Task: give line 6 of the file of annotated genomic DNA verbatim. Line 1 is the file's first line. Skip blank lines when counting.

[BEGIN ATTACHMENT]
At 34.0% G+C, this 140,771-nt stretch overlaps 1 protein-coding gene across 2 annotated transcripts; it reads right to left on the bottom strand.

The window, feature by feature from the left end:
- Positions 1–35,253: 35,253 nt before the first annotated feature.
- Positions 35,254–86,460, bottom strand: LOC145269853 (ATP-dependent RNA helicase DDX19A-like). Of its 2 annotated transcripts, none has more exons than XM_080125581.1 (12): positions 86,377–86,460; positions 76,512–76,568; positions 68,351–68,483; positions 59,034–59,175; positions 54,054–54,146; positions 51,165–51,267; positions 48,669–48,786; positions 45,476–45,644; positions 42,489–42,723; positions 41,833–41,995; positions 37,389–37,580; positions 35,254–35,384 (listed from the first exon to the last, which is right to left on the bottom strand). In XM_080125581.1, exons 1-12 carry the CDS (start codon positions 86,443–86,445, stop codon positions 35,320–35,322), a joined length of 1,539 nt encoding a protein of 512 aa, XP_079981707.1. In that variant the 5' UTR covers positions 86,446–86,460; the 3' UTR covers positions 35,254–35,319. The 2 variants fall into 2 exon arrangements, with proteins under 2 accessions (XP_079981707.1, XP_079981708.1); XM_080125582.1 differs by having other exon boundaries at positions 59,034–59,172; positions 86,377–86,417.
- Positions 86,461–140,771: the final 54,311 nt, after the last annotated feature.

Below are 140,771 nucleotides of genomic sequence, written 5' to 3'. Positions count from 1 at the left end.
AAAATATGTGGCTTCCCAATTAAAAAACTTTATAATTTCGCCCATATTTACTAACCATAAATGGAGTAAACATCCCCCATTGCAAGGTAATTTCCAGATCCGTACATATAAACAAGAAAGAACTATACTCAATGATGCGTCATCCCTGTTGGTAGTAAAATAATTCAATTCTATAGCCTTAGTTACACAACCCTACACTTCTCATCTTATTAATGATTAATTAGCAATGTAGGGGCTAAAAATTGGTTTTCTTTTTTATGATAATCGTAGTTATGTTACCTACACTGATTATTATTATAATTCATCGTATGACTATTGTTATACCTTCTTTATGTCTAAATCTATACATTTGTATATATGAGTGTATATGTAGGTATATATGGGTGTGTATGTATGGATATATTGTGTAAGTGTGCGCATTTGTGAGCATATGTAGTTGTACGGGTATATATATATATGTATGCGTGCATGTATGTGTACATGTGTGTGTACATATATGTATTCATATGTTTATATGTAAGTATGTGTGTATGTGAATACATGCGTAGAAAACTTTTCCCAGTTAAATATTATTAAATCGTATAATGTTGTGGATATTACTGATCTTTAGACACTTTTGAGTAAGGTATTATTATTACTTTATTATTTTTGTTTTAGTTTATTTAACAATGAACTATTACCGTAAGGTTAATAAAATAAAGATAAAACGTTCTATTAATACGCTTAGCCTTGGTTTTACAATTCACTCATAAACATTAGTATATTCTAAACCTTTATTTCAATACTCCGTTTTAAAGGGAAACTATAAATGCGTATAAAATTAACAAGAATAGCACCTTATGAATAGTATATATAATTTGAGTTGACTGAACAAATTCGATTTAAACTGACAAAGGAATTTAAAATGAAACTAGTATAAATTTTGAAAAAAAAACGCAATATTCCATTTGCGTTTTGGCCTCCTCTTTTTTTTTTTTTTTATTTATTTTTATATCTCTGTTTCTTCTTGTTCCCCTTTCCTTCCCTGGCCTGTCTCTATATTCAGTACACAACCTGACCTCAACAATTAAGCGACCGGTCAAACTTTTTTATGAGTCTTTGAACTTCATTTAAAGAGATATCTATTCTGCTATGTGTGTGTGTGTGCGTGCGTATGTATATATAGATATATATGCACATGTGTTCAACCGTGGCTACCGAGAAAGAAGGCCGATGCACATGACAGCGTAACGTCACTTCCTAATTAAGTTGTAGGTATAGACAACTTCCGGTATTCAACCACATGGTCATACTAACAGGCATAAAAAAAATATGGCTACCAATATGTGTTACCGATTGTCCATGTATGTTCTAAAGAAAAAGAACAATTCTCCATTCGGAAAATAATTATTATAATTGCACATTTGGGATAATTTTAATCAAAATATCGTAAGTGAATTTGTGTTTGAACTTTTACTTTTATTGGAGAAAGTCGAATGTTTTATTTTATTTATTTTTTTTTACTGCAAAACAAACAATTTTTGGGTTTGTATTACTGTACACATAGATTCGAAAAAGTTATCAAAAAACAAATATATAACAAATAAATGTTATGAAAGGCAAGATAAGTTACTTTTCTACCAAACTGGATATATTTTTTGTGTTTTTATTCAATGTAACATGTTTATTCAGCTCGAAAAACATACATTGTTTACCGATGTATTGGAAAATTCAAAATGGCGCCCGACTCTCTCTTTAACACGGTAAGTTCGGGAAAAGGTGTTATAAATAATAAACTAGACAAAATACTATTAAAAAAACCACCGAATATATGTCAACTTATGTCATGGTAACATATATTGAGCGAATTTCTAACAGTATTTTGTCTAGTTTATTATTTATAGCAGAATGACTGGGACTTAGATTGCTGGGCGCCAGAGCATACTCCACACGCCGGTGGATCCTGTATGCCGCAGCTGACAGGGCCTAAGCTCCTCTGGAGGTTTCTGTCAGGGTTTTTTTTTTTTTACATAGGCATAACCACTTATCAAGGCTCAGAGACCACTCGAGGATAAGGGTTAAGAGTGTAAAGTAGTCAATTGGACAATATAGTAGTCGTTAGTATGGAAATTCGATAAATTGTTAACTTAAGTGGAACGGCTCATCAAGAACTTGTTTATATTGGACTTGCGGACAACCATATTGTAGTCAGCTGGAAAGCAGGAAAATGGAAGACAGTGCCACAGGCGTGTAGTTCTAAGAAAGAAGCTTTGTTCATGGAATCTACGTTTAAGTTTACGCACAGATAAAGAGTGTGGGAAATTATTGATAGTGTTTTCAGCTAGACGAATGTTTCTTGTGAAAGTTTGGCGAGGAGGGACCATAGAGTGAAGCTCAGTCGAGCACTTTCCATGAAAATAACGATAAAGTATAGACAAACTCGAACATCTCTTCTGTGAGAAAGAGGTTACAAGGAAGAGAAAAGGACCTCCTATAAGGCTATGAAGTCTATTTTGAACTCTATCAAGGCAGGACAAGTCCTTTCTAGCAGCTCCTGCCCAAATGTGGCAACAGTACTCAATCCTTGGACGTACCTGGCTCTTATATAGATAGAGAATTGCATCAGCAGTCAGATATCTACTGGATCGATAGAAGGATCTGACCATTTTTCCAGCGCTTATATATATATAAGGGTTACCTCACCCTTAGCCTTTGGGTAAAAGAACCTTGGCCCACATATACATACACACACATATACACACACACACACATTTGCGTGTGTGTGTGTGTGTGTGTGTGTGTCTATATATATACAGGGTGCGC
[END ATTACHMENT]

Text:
Below are 140,771 nucleotides of genomic sequence, written 5' to 3'. Positions count from 1 at the left end.